Since there was a ton of great speakers and content, I’m going to streamline it down into my top 10 moments/takeaways:
My design hero, Emily Pilloton of Project H Design
talked about the two years she spent in rural Bertie County, NC working with high school students in a design/build class called Studio H. She helped transform the town through its youth and gave hope to what was once a desolate and jobless place. The Gain videos will be up on aiga.org
in November but in the meantime, check out Emily’s inspiring Ted Talk about teaching design for change
Ravi Naidoo from Interactive Africa and Design Indaba
blew us away with his presentation about “Creativity is Capital”.
He was so delightful with his charisma and wit stating “the world needs designers who will move beyond aesthetics—out of the silo and onto the street.”
Design Indaba, based in Cape Town, South Africa, holds an annual conference with leaders from all over the globe who are committed to the vision that creativity can help solve society’s most pressing issues. He challenged all of AIGA to participate in Yourstreetchallenge.org
which invites creative plans to improve aspects of a city’s street life through design. I am hoping to attend the Design Indaba conference in the future and definitely think we can make the Your Street Challenge initiative happen in Charlotte.
Leslie Ziegler from Rock Health
shared how designers and developers can save healthcare by disrupting the status quo. Through Rock Health’s nonprofit foundation, that is an engine for social enterprise, she shared the innovative projects like CellScope
that are coming out of entrepreneurs, designers and developers. This is amazing stuff that gives hope that we as designers can really have a hand in reshaping healthcare.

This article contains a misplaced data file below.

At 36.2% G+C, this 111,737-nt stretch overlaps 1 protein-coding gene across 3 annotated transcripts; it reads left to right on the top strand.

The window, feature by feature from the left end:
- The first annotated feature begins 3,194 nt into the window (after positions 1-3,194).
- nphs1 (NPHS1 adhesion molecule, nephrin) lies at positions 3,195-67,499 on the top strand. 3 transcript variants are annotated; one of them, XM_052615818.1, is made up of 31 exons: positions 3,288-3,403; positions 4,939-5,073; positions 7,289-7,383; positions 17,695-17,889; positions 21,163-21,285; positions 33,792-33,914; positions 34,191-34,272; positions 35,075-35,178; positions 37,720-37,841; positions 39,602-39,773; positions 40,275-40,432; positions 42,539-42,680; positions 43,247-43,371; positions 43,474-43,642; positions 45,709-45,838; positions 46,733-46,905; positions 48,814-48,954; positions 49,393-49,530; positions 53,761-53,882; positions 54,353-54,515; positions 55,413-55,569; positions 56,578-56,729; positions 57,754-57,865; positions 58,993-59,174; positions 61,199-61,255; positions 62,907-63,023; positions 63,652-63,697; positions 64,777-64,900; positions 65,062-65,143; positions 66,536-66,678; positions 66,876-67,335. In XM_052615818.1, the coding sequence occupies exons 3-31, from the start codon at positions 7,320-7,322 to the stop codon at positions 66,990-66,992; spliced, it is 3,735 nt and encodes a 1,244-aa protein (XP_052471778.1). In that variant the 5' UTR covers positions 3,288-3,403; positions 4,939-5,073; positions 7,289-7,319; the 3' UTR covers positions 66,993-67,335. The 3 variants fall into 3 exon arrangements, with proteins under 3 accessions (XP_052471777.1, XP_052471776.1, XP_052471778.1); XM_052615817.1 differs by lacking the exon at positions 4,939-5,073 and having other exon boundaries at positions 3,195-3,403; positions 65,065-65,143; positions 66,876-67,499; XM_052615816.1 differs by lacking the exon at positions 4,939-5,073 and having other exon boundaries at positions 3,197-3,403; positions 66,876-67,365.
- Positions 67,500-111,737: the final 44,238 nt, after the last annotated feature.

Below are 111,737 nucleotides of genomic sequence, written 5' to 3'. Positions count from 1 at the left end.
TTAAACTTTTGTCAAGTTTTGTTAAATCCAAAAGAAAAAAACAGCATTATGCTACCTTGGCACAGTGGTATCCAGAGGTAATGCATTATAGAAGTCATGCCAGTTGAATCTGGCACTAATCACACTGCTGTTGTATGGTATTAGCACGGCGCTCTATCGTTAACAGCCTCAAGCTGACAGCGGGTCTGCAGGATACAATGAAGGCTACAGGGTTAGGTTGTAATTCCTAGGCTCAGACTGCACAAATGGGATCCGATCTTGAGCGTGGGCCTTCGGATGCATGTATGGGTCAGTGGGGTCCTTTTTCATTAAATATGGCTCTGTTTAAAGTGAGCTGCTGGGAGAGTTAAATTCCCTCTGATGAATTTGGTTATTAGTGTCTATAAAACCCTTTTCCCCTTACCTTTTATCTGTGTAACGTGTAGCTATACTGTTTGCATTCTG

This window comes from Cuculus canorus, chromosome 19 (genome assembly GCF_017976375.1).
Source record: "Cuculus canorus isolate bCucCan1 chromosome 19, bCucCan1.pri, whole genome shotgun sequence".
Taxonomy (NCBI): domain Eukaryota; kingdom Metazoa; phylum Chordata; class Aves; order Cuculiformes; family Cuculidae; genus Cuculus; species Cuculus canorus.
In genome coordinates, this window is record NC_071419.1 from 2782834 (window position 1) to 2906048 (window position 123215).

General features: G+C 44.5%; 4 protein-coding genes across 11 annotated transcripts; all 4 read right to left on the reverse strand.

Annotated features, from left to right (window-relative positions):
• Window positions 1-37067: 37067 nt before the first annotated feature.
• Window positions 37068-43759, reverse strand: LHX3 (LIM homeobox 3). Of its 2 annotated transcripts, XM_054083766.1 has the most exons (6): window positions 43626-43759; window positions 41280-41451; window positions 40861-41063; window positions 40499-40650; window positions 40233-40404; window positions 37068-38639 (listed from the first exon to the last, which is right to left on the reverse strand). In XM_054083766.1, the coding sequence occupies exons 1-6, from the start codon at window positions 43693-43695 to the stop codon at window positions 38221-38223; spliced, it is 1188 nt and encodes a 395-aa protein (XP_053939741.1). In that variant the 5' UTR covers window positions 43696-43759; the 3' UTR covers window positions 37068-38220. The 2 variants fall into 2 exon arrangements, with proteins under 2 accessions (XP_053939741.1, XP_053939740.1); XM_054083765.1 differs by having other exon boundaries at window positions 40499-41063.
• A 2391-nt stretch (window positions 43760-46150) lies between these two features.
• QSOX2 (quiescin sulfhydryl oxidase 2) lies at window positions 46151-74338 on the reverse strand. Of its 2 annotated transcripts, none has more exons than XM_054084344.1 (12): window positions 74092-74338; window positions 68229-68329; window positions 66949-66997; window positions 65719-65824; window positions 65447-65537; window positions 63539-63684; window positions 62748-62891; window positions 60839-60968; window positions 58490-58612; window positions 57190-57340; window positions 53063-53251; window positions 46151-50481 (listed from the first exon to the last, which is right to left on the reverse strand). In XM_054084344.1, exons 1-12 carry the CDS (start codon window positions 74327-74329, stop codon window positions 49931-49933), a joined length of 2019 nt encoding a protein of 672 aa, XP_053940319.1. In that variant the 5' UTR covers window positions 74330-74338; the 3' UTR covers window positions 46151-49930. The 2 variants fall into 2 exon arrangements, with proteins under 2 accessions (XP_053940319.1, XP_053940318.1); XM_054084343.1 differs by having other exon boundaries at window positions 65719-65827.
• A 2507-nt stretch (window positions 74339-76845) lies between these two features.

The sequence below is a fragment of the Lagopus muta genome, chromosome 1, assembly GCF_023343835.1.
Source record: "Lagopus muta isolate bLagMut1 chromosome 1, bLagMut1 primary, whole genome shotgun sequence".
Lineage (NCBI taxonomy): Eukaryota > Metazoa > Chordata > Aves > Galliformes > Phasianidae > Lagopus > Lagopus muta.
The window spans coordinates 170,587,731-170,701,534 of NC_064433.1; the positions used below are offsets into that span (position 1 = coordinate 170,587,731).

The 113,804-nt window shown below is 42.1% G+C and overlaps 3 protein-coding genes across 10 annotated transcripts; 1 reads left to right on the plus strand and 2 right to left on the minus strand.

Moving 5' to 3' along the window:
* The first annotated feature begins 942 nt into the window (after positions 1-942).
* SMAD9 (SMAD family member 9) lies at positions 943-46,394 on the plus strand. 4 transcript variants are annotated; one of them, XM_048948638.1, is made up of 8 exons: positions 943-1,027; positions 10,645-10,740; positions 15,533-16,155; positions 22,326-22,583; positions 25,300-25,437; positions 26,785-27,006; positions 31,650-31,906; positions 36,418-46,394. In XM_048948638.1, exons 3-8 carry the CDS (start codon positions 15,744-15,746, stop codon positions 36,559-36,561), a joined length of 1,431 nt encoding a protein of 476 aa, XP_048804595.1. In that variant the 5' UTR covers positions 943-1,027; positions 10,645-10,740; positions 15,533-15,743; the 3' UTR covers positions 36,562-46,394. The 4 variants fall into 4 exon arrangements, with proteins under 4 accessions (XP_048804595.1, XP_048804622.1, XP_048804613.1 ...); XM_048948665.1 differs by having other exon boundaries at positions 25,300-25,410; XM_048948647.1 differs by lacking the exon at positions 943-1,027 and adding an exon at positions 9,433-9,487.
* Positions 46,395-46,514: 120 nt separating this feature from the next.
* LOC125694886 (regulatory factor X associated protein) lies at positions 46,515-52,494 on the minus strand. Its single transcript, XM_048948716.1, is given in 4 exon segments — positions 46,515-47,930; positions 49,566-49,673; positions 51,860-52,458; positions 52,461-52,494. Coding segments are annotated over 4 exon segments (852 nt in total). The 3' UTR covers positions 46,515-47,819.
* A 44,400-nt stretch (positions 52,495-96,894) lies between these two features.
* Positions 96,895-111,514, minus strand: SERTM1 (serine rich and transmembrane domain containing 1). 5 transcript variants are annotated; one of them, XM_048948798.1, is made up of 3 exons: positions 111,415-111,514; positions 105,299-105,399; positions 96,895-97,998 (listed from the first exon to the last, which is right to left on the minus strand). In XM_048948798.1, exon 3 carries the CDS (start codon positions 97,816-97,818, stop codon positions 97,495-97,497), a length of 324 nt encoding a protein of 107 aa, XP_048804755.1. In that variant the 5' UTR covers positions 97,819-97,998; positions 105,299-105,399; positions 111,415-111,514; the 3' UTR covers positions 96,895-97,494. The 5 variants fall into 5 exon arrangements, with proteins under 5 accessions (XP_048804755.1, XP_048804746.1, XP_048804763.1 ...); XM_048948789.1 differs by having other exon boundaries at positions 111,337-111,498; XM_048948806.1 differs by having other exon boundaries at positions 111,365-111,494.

Susana Rodriguez de Tembleque of SYPartners
, shared their mind-blowing public exhibition of IBM’s THINK
that inspired visitors to help articulate a vision for a better world. When working on the project their team developed a “Universal Creative Brief”: Express the essence, Create emotional impact, Deliver the gifts of delight, Compel people to think, Inspire people to act. This brief was shared with all of the GAIN attendees on a small letterpress card to encourage us all to engage in becoming change agents through design.
“The future of design will be defined by problem seeking not problem solving.” - Christopher Simmons, MINE
who makes me swoon every time I hear him speak. His presentation was truly captivating.
Maria Giudice from Hot Studio
discussed the DEO, or design executive officer, which is a combination of strategic business executive and creative problem-solver. “Designers have moved from being seen as makers of artifacts to being perceived as central players in innovative organizations.” I couldn’t agree more.
“Humility is important - you will not always be the expert in the space.” - Patrice Martin, IDEO.org
stated about experiences from the organization’s first year and the failures and new questions that have emerged from applying design to the challenges of poverty. IDEO.org
created the Human-Centered Design Connect
website and HCD Toolkit
which walks users through the human-centered design process.
Gaby Brink talked about leaving her company at the height of her career to start something new that made a difference. This has led to Tomorrow
, Tomorrow Labs
. Tomorrow Labs brings global changemakers into the innovation process and Sparkwise is a web-based data platform that consolidates, aggregates and makes accessible all sorts of impact metrics to inform and ignite communities.
Joshua To, Hattery
and BRUTE LABS
, shared through collaboration, partnership and work his ventures that included implementing clean water projects, tackling childhood obesity and distributing maps to the homeless of Santa Monica, CA to help them locate services available to them. In addition, he was part of the team of folks that started the campaign against SOPA, making it go viral and changing the outcome of voting by congress to not pass the bill.
’s Robert Fabricant opened GAIN and discussed the intersection of social value and business value. That intersection is design. He also shared frog’s Collective Action Toolkit for anyone who wants to organize their community to solve problems, build new skills and gain knowledge. You can download it here www.frogdesign.com/CAT-AIGA
(case sensitive password: AIGAGain)
About our guest blogger:
Rachel Martin is design director of Rachel Martin Design LLC, a sustainable and socially responsible collaborative design studio. As an avid do-gooder and advocate for sustainability, Rachel collaborates with socially conscious businesses and non-profits on a national level to help build unique brand messages that inspire positive change to shape our world and culture for the greater good. Rachel is the AIGA National Director of The Living Principles and serves on the AIGA Charlotte Advisory Board. See Rachel’s member profile from earlier this month